The Amon Carter Museum Pairs Past and Present in Current Exhibitions

by Jessica Fuentes February 23, 2022

In a press release, the Amon Carter Museum of American Art in Fort Worth, announced their 2022-23 exhibition calendar which includes two exhibitions currently on view that pair historical and contemporary works.

A photograph of a large-scale site-specific installation by Stephanie Syjuco.

Stephanie Syjuco: Double Vision, 2022, installation image courtesy of The Amon Carter Museum of American Art.

Stephanie Syjuco: Double Vision, is a site-specific installation that opened in January of this year. The installation includes two series of printed photographs installed on top of floor-to-ceiling vinyl murals. Ms. Syjuco, a Filipino-American artist who works in a variety of mediums, is known for exploring social and economic issues as well as the legacy of colonialism. In this installation, the artist investigates myths of the American West by transforming images of works of art from the Carter’s collection.

Detail of “Stephanie Syjuco: Double Vision,” 2022, installation image.

On one wall, Ms. Syjuco installed a set of twenty-five dye sublimation prints on aluminum on top of an enlarged and modified vinyl mural of The Storm in the Rocky Mountains by Albert Bierstadt. The prints, titled Manhandled 1-25, depict close-up details of men’s hands in artworks on view in the museum’s collection galleries. Kristen Gaylord, Associate Curator of Photographs at the Carter, told Glasstire that the artist chose to feature imagery of men’s hands wielding power — signing documents, holding reigns, and brandishing weapons. In this way, the artist draws attention to how people, and white men in particular, shaped mythologies of the West.

A photograph of various printed images arranged on a wall. Each image is a simple illustration of a person who died at the hands of police. The illustrations are printed on colorful pieces of paper. Artwork by Oree Originol.

Oree Originol, “Justice for Our Lives,” 2014-2021, 78 digital images, Smithsonian American Art Museum, Museum purchase through the Patricia Tobacco Forrester Endowment, 2020.51A-MM, © 2014, Oree Originol.

¡Printing the Revolution! The Rise and Impact of Chicano Graphics, 1965 to Now, an exhibition organized by the Smithsonian American Art Museum, also recently opened at the museum. The exhibition was initially intended to be on view at the Smithsonian from November 2020 through August 2021, but was closed for six months (November 2020 – May 2021) due to the COVID-19 pandemic. The Carter is the first stop on its national tour, though additional sites have not been announced yet.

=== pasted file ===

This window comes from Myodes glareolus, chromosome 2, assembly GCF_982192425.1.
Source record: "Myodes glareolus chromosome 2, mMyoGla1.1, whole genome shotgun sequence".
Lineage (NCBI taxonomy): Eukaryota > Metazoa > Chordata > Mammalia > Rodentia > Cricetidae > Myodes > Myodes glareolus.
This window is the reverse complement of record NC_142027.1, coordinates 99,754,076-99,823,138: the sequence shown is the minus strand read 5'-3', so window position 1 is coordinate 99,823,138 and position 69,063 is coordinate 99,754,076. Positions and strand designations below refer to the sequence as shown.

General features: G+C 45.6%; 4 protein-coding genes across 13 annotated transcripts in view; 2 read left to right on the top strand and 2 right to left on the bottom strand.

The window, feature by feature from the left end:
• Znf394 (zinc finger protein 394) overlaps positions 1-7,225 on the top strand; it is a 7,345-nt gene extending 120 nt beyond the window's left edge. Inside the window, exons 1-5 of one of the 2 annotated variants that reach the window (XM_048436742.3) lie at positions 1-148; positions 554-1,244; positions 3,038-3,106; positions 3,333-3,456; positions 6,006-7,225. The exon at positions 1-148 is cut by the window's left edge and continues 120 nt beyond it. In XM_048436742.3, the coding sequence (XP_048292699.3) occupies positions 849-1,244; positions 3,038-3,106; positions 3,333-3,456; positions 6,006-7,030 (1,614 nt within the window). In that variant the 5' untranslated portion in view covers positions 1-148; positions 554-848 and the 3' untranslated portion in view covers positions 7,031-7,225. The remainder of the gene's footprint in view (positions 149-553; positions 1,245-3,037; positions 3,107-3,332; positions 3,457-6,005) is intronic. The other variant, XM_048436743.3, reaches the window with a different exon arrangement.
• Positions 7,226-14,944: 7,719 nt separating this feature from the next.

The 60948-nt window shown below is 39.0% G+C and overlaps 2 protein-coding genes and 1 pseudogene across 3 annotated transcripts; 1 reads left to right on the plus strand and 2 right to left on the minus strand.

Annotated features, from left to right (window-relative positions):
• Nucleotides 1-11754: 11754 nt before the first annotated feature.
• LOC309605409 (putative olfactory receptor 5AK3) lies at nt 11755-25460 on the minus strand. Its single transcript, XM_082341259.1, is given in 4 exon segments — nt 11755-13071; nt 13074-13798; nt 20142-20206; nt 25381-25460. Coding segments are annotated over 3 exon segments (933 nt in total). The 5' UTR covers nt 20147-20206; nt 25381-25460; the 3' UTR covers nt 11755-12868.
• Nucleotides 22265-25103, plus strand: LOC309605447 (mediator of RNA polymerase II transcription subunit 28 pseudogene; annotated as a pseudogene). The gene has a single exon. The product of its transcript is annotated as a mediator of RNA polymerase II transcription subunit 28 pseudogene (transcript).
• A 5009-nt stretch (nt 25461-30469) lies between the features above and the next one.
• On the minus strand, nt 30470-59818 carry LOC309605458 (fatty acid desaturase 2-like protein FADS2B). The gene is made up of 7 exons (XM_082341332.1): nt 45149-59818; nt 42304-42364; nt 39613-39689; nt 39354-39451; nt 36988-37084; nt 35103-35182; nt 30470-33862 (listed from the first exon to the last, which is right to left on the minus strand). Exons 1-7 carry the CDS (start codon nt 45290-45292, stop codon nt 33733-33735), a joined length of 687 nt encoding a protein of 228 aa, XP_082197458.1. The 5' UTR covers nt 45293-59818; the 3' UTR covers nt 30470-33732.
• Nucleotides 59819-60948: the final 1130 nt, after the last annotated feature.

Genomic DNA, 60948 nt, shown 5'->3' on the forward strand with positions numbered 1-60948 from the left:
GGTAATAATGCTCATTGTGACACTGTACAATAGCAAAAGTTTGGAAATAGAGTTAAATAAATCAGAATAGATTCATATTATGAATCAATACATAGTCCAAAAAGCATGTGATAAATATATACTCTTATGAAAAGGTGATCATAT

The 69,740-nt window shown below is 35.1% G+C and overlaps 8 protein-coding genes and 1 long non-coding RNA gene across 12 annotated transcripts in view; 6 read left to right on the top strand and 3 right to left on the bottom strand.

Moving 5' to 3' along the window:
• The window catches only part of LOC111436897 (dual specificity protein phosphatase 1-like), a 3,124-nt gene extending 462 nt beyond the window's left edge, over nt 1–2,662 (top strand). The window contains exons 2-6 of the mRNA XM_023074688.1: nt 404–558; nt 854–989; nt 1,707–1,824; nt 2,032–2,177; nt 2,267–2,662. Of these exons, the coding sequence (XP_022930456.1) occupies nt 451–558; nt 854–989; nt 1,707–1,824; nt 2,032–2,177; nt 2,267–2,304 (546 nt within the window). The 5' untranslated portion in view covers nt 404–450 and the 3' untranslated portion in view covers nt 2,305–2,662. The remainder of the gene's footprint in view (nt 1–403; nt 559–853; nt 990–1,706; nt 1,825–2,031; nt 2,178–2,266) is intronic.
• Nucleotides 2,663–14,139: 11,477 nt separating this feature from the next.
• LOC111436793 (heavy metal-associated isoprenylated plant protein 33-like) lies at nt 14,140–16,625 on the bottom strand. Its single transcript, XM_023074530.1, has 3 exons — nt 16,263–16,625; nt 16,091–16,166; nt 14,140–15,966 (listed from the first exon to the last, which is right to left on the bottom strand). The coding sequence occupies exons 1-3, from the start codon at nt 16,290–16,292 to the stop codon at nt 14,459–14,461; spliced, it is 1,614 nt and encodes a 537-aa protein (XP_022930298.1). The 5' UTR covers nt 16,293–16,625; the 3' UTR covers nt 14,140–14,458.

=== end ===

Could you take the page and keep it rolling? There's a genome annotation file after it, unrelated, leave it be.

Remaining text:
In a video introduction produced by the Smithsonian, E. Carmen Ramos, who was then the Acting Chief Curator and Curator of Latinx Art at the Smithsonian American Art Museum, discussed the significance of the exhibition’s focus on graphics. She states, “The graphic medium is so important as a site of this articulation of Chicano and Mexican American identity because it was affordable, it was easy to reproduce and disseminate, and it was also an artform that could be public. Many of the works in the exhibition are posters, meant to be displayed in public space, meant to convey information about an event or a cause.”

​​According to the Smithsonian’s website, this exhibition is the first to bring together historic prints from the Civil Rights era and contemporary works that expand the graphics medium into the digital age. Rather than being presented chronologically, the exhibition is laid out in five themes: Urgent Images, A New Chicano World, Changemakers, Reimagining National and Global Histories, and Public Interventions and Digital Innovations. 

Spencer Wigmore, Associate Curator of Paintings, Sculpture, and Works on Paper at the Carter, spoke with Glasstire about the significance of this exhibition to Texas and the Dallas/Fort Worth area. “The show is rich in iconic figures from Texas art history, with ten artists with strong ties to the state and a number of artists who worked in the area at some point in their lives… One facet of the show is that it seeks to present local histories of activism in a national and international context.” 

A screenprinted image by Amado M. Peña Jr. The image depicts a young boy with a bleeding head wound. Behind the figure is a repeated image of a skull. At the bottom of the image are names and locations of other Latinos who were killed by police officers in Texas.

Amado M. Peña Jr., “Aquellos que han muerto,” 1975, screenprint on paper, 18 x 12 inches, Smithsonian American Art Museum, Gift of Amado M. Peña, Sr. and Maria Peña, © 1975, Amado M. Peña, Jr.

One such work is Aquellos que han muerto (Those who have died) by Amado M. Peña Jr., who was born in Laredo. This work uses a school picture of Santos Rodriguez, a twelve-year-old boy who was shot by a Dallas police officer while he and his thirteen-year-old brother were handcuffed in a police car. In the print, Mr. Peña includes names and locations of other Latino victims of police brutality in Texas. 

Other Texas artists in the exhibition include Michael Menchaca, Zeke Peña, Juan de Dios Mora, Luis Jiménez, Carmen Lomas Garza, Alejandro Diaz, Jesus Barraza, Barbara Carrasco, and Sam Coronado. 


Stephanie Syjuco: Double Vision, will be on view through January 2023 and ¡Printing the Revolution! The Rise and Impact of Chicano Graphics, 1965 to Now will be on view through May 8, 2022.

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